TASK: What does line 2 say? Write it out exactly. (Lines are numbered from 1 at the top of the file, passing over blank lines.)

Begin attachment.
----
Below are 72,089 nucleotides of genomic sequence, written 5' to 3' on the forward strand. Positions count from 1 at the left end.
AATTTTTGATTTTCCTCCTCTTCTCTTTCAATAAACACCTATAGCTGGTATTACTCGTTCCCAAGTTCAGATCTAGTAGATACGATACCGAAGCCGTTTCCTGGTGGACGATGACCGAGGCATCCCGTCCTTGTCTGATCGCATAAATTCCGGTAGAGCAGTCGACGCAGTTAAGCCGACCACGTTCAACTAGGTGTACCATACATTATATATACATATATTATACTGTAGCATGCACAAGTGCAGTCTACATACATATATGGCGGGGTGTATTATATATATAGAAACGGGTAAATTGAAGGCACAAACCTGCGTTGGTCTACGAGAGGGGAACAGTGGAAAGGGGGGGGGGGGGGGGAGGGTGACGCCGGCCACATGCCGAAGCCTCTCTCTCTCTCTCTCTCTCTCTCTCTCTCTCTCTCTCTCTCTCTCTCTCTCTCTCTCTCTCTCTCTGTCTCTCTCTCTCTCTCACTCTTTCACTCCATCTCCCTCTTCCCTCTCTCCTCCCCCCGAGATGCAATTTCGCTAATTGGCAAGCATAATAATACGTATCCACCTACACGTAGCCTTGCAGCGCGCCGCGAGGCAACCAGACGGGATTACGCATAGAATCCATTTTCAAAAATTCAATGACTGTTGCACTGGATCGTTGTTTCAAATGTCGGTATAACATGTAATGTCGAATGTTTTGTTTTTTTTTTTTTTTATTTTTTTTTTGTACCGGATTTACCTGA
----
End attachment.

AATTTTTGATTTTCCTCCTCTTCTCTTTCAATAAACACCTATAGCTGGTATTACTCGTTCCCAAGTTCAGATCTAGTAGATACGATACCGAAGCCGTTTCCTGGTGGACGATGACCGAGGCATCCCGTCCTTGTCTGATCGCATAAATTCCGGTAGAGCAGTCGACGCAGTTAAGCCGACCACGTTCAACTAGGTGTACCATACATTATATATACATATATTATACTGTAGCATGCACAAGTGCAGTCTACATACATATATGGCGGGGTGTATTATATATATAGAAACGGGTAAATTGAAGGCACAAACCTGCGTTGGTCTACGAGAGGGGAACAGTGGAAAGGGGGGGGGGGGGGGGAGGGTGACGCCGGCCACATGCCGAAGCCTCTCTCTCTCTCTCTCTCTCTCTCTCTCTCTCTCTCTCTCTCTCTCTCTCTCTCTCTCTCTCTCTCTGTCTCTCTCTCTCTCTCACTCTTTCACTCCATCTCCCTCTTCCCTCTCTCCTCCCCCCGAGATGCAATTTCGCTAATTGGCAAGCATAATAATACGTATCCACCTACACGTAGCCTTGCAGCGCGCCGCGAGGCAACCAGACGGGATTACGCATAGAATCCATTTTCAAAAATTCAATGACTGTTGCACTGGATCGTTGTTTCAAATGTCGGTATAACATGTAATGTCGAATGTTTTGTTTTTTTTTTTTTTTATTTTTTTTTTGTACCGGATTTACCTGA